Ahead of a special European Union summit for leaders to agree on a €750-billion ($855-billion) coronavirus rescue package for the bloc, negotiations between member states remain deadlocked over non-repayable loans and conditions attached to aid.
The recovery fund, proposed by the European Commission in May, will be embedded within the next long-term EU budget and provides the bloc's coronavirus-battered economies, including Spain and Italy, much needed support to rebuild their public coffers.
But before the funds are released, all of the EU's 27 member states need to agree on the details of financing.
German Chancellor Angela Merkel and French President Emmanuel Macron have been among the staunchest proponents of the package, and were instrumental in getting it on the Commission's table.
Merkel has said this weekend's summit will be a "first try" for EU leaders to reach an agreement.
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'Time is of the essence '
But countries waiting for aid say that getting a deal done quickly is critical. On Tuesday, Spanish Prime Minister Pedro Sanchez appeared with Merkel in Berlin as the two leaders met to prepare for the summit.
Sanchez told a press conference that a decision needs to be made in July. "If we postpone the agreement again, we will also postpone reconstruction. And if we postpone reconstruction, then the crisis will be even more serious."
On Monday, following talks with Merkel in Berlin, Italian Prime Minister Giuseppe Conte also urged leaders to quickly agree on a package.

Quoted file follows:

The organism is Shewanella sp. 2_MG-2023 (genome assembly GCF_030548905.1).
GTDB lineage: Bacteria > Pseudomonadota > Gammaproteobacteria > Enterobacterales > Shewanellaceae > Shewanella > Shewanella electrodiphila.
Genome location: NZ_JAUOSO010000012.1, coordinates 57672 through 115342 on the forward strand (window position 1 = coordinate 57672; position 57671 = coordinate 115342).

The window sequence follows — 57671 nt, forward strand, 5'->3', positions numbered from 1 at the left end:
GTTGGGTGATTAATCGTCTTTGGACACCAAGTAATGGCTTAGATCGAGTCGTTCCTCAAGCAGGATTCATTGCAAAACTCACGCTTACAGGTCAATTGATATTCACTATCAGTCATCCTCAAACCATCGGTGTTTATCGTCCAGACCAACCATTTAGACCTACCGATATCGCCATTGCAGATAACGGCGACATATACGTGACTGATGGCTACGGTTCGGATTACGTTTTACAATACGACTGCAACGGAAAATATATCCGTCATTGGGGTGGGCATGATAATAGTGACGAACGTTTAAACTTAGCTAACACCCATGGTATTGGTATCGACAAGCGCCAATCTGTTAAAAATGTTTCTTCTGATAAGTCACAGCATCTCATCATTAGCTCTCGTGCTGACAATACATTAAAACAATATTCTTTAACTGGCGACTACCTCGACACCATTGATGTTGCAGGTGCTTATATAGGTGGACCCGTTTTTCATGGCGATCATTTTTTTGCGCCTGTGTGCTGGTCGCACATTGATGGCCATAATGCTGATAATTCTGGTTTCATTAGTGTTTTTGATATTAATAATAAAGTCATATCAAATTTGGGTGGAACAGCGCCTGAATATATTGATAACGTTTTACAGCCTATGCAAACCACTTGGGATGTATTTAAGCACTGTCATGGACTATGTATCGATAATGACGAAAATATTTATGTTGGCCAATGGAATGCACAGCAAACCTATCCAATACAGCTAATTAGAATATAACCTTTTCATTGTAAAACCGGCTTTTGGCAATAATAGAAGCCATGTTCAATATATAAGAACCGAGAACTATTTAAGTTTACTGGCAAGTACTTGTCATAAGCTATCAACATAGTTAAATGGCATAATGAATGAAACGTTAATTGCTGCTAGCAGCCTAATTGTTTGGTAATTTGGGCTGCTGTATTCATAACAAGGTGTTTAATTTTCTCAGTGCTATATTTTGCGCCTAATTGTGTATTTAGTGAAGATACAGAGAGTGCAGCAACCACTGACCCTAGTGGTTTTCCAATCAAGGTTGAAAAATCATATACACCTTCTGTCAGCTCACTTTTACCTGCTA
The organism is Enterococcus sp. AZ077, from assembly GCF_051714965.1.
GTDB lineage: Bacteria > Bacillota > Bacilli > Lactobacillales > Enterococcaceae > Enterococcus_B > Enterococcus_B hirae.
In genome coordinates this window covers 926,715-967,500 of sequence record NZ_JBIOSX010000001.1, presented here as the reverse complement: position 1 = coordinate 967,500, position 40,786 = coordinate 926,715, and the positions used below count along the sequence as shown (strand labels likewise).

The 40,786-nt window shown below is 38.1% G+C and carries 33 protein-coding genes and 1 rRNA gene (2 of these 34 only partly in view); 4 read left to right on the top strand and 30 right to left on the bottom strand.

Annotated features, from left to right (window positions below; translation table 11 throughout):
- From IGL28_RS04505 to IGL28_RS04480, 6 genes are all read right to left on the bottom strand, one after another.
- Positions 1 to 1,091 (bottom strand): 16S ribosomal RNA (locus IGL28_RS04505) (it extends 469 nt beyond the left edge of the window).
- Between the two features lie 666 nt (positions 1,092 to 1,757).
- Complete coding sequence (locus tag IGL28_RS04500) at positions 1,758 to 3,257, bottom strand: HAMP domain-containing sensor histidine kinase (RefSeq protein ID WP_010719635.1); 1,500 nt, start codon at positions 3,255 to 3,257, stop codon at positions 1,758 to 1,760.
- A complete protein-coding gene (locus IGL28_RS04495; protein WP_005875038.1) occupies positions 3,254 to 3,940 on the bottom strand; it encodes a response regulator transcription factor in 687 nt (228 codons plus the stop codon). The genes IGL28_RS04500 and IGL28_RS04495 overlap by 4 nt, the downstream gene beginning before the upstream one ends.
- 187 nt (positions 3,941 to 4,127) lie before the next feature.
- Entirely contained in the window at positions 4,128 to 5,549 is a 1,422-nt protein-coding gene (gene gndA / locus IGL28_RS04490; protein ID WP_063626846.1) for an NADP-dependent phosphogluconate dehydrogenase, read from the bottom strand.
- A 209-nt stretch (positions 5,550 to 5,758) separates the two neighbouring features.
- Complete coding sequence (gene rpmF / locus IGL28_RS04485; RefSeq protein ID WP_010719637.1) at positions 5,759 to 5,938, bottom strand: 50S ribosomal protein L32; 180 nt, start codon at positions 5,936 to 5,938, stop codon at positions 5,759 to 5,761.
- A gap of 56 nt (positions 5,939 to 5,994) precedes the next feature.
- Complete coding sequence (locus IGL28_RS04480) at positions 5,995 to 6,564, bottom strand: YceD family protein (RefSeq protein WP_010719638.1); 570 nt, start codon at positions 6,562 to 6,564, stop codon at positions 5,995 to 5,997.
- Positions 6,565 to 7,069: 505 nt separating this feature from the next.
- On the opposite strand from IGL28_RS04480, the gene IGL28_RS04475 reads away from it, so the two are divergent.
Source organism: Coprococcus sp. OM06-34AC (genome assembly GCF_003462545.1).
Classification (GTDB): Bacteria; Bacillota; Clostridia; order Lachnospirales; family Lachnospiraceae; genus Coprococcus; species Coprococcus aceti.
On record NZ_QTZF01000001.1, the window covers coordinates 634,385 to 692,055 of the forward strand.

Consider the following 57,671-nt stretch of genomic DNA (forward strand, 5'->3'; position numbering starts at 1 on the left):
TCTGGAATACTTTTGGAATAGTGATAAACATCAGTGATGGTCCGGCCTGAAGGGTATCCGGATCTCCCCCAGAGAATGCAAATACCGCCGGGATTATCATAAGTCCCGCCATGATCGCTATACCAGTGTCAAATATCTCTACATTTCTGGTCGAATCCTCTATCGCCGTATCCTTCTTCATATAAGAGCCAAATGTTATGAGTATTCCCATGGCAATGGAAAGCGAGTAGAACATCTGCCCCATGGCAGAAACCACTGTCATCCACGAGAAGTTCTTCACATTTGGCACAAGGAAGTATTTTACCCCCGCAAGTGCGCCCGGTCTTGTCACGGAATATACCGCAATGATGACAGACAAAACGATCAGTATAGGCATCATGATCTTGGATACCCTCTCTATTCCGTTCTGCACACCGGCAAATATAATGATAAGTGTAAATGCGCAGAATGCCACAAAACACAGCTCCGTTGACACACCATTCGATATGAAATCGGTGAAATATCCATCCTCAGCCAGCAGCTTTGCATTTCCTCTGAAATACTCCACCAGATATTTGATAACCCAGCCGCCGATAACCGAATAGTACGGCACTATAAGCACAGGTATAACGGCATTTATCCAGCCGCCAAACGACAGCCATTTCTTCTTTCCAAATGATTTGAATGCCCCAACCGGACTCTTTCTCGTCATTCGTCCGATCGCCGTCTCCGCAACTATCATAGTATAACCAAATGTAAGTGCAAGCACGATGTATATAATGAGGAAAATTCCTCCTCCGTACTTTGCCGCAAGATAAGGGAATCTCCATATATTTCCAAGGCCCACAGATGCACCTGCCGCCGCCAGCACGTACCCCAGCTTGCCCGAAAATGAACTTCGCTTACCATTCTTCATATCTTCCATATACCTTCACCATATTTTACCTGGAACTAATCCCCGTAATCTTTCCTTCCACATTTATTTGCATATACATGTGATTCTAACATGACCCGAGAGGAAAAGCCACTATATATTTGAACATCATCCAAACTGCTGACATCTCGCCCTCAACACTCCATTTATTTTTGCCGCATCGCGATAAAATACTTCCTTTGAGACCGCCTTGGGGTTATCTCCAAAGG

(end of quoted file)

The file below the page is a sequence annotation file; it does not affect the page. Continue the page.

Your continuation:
"We have to act swiftly, because history teaches us that the best reaction is not worth much if it comes too slowly," said Conte.
Germany currently holds the EU's rotating presidency, and a quick agreement on the plan would be a big success for Merkel. However, the chancellor was subdued in predicting a positive outcome over the weekend.
"It would be desirable to reach a quick result but I don't know whether there will be success on Friday and Saturday. Time is of the essence." Merkel said, adding that Germany would come to Brussels with a "willingness to compromise."
'Frugal four' want aid in exchange for reform
Currently opposing the deal are the "frugal four" member states, led by the Netherlands and also including Austria, Denmark and Sweden.
They want the rescue package to contain loans with tough conditions attached, such as pension and labor market reforms, rather than providing the aid purely as grants. The reconstruction plan currently includes €500 billion in grants and €250 billion in loans.
French President Macron, EU Council chief Charles Michel, and the prime ministers of Italy, Spain and Portugal have all held talks with Netherlands Prime Minister Mark Rutte recently, but the Dutch leader has yet to budge.
Rutte also met with Merkel last week, where he said he supported economic reconstruction, albeit tied to financial reform
On Tuesday, Rutte told the Dutch Parliament in The Hague that he was "not hopeful" that an agreement will be made at the summit in Brussels, adding that despite meeting with EU leaders, he was "quite gloomy about how things will go."
He also said the Netherlands should have the right to veto any aid grant if the country receiving aid does not carry out reforms.
"That's where the balance is," he said, referring to the negotiations. "You will have to find it. I'm not so hopeful about that at all."
wmr/dr (dpa, Reuters, AFP)